Thinking Like a Natural: A Framework for Personal Strategy
The power of an analytic framework is that it provides a way to understand explicitly things we already do but don’t usually reflect on. A framework like this can be helpful in two ways:
- In real time or prospectively, it can help you focus on what you’re aiming for — the benefits that come with being in the high-high quadrant. If you visualize the framework as you’re going into or working your way through an ambiguous situation, it can help you get to a good strategy.
- Retrospectively, it can help you look back at your behavior during an ambiguous situation to see why you ended up where you did and what you could have done to perform more like a natural.
Using concepts like “role” and “self” to create personal strategy may seem contrived, yet the ability to do so is exactly what we admire in the peers we consider to be naturals. We tend to think of naturals as existing apart from their roles. In reality, the opposite is true: Without a role to play, naturals would have nothing to be naturals at. Naturals are impressive precisely because they have mastered their role, not because they ignore it. They understand where their role fits in the larger work system, what it demands from them, and how to perform it in light of their own talents. Their personal strategies are informed by both high role-awareness and high self- awareness, each of which has its own benefits. Taken together, these benefits increase the chances for devising effective personal strategies. While naturals maintain and harness this dual awareness intuitively, the rest of us can do it deliberately.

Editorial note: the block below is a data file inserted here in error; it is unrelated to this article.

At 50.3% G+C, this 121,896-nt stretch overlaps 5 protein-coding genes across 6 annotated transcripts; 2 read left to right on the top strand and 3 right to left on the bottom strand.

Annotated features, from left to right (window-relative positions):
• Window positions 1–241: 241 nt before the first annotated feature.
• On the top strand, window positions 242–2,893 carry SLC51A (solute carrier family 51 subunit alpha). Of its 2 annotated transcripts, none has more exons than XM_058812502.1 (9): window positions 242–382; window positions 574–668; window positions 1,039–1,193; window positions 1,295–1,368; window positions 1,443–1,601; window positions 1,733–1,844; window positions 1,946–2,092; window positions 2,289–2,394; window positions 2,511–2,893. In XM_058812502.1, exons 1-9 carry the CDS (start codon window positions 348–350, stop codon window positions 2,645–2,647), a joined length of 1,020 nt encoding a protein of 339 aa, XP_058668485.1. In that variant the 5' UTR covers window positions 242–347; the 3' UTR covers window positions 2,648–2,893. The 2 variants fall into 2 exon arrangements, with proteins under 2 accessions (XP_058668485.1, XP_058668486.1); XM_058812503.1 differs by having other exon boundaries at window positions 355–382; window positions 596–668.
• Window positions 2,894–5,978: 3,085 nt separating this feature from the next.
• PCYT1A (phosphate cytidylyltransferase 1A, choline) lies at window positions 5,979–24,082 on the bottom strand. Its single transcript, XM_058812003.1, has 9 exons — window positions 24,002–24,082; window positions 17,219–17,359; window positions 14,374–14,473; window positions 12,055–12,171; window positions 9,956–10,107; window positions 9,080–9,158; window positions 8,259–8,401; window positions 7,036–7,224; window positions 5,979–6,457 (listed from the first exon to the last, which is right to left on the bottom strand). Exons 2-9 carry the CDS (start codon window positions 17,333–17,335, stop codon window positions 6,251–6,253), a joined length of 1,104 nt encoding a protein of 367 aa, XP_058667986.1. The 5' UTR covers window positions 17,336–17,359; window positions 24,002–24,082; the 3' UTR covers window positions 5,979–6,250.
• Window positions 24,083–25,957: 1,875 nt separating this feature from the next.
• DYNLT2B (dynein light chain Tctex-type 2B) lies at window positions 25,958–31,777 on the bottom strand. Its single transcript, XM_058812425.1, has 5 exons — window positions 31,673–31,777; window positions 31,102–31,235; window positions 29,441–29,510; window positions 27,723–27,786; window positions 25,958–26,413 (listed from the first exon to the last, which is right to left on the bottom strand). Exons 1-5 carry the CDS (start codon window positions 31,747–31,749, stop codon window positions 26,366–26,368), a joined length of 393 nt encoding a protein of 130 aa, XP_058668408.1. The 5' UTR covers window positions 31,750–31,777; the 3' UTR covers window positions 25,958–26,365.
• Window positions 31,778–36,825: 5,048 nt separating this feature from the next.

Focus – You know what’s important in your work, even when you’re in confusing or ambiguous situations.
Accountability – Focusing on what’s important makes you feel accountable for achieving what’s important.
Efficiency – More focus and less confusion mean fewer detours and distractions, or more work accomplished.
Commitment – Putting your self at the service of your role is committing to what’s important.
Collaboration – Commitment itself can engender collaborative work, especially when you also mobilize personal assets — like candor, empathy, or warmth — that make it easier for people to trust you.
Learning – Personal curiosity, passion, and openness — all aspects of self — support learning.
Takeaways are critical, bite-sized resources either excerpted from our guides or written by GrantCraft using the guide's research data or themes post-publication. Attribution is given if the takeaway is a quotation.
This takeaway was derived from Personal Strategy.